Q. My water lillies don’t floweras much as I’d like them to. Do they need stong sunlight to flower? I wonder if the water lilies need protection from the sun as it is extremely hot in Rawalpindi in the summer months. A friend in Karachi has the same problem when it comes to water lilies flowering.
A. Water lilies, from the botanical family Nymphaea, need sunshine if they are to flourish and bloom and providing that you have a variety that is suitable for our climate, heat is not an issue. The lack of flowering is liable to be due to one of two reasons. 1) The plants have become overcrowded. If so, remove all old leaves / old growth and also thin out the tuberous roots, leaving only the newer ones which will, once they have space, reward you by sending up lots of new leaves and, in season, the flowers you wish for. 2) The plants may need feeding. If this is the case, they can be removed from the pond, have new, rich soil, put into their pots and then be replaced in the pond, or, add liquid — organic please — fertiliser to the pond, the amount dependent on the volume of water. Read the label for instructions. Some liquid fertilisers are toxic to fish, therefore, if you also have fish in the pond, please follow the re-potting procedure.
Q. Is the watering practice the same for pot plants and plants grown directly in the ground?
A handy guide on maintaining water lily ponds and growing shrubs, climbers and creepers
A. It all depends on the species of plant being grown but, as a general guide, pot plants — especially if in small-sized pots — dry out much faster than plants grown in the ground during hot weather so need watering more often.
Q. I live in Multan and want to plant cherries in my garden. Any suggestion would be helpful.
A. Sorry. Multan’s climate is really not suitable for growing productive cherry trees. They would burn up in the summer sun. If you have plenty of water, try growing lychees instead.
Q. Would you please provide a list of fast growing shrubs, climbers and creepers, that can be grown in summers and in the winter in containers or pots?
A. There are so many that it is hard to know where to begin! Fast growing perennial shrubs, climbers / creepers which do well in large containers / large pots, include: Allamanda, Antigonon — Sandwich Island creeper, Asparagus plumosa, Beaumontia grandiflora, members of the Bignonia family, Plumbago, Bougainvillea, Clerodendron, Quisqualis indica — Rangoon creeper, Passion flower / fruit, grapes, Jacquemontia violacea, Jasminium, Tecoma grandiflora — trumpet vine, various Solanum, Hibiscus, Ixora, Jatropha, Frangipani and more. Annual climbers, some with very rapid growth indeed, include members of the Ipomea family such as morning glory, Thunbergia — black eyed Susan, sweet peas, climbing nasturtiums and many more.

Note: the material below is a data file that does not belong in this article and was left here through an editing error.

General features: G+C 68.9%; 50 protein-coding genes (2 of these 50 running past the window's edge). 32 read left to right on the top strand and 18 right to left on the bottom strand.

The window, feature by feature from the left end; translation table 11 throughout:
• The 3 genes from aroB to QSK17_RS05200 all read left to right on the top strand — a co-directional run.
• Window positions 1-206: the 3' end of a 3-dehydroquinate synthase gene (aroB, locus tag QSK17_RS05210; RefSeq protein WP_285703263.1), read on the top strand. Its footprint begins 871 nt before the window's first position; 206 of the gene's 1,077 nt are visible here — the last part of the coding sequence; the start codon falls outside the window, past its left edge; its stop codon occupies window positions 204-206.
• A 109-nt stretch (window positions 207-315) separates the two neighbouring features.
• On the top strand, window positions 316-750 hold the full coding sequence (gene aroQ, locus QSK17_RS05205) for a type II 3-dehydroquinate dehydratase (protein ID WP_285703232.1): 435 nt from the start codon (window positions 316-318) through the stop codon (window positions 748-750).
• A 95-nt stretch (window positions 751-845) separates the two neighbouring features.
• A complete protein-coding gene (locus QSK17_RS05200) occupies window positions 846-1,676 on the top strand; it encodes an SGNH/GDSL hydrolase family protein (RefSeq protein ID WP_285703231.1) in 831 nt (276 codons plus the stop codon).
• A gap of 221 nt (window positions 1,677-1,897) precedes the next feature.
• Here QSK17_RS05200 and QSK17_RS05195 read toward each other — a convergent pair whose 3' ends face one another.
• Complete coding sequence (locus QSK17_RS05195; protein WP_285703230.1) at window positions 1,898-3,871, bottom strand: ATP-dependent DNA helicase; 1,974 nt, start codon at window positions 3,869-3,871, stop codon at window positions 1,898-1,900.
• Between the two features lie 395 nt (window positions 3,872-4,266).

Q. I have a 500-square yard plot adjacent to my home in Karachi. For this I want to set up a hydroponic system to grow vegetables and berries. Is there someone in Karachi who can train me for this project?
A. A very ambitious project — especially if you can combine vegetable growing with fish production. I have doubts about the berry aspect though as, with the exception of strawberries, berries are highly unlikely to tolerate the Karachi climate. I suggest that you approach the ministry of agriculture, Pakistan Agricultural Research Council; perhaps even the Pakistan Council of Scientific and Industrial Research as well as the Horticultural Society of Pakistan in your hunt for a teacher. An actual, physically present teacher is, in this instance, far better than randomly searching for information on the internet as you need to learn about climate and location specific angles. Wishing you all the best and look forward to hearing how you get on as other readers are bound to be interested.
Q. I planted a red silk cotton tree over a year ago in my Karachi garden. It now has new leaves and grows regularly but I would like to know more about its long-term growth rate and flowering season.
A. Bombax ceiba, the silk cotton tree, produces its glorious bright red or orangey coloured tulip flowers during February / March — although all depending on winter temperatures, blossoming can begin in mid-January. These trees grow quite fast and can attain a height of 12 metres in what seems like no time at all. The blossom, with its surprisingly fleshy petals, is absolutely gorgeous and remains so after it falls to the ground, creating a vibrant carpet all around the tree base. The seed pods, when they burst open, spill out masses of fluffy cottony material which is silky to the touch. This material was traditionally collected and used to stuff pillows with but, sadly, few people have the patience to collect it anymore. The tree / flowers also have a number of medicinal properties and remain popular with hakims. The seeds though, are poisonous. It is wonderful that you are growing this indigenous tree species as it thrives in Karachi soil and climatic conditions without, thankfully, the need for much water. Good work!
Published in Dawn, Sunday Magazine, July 10th, 2016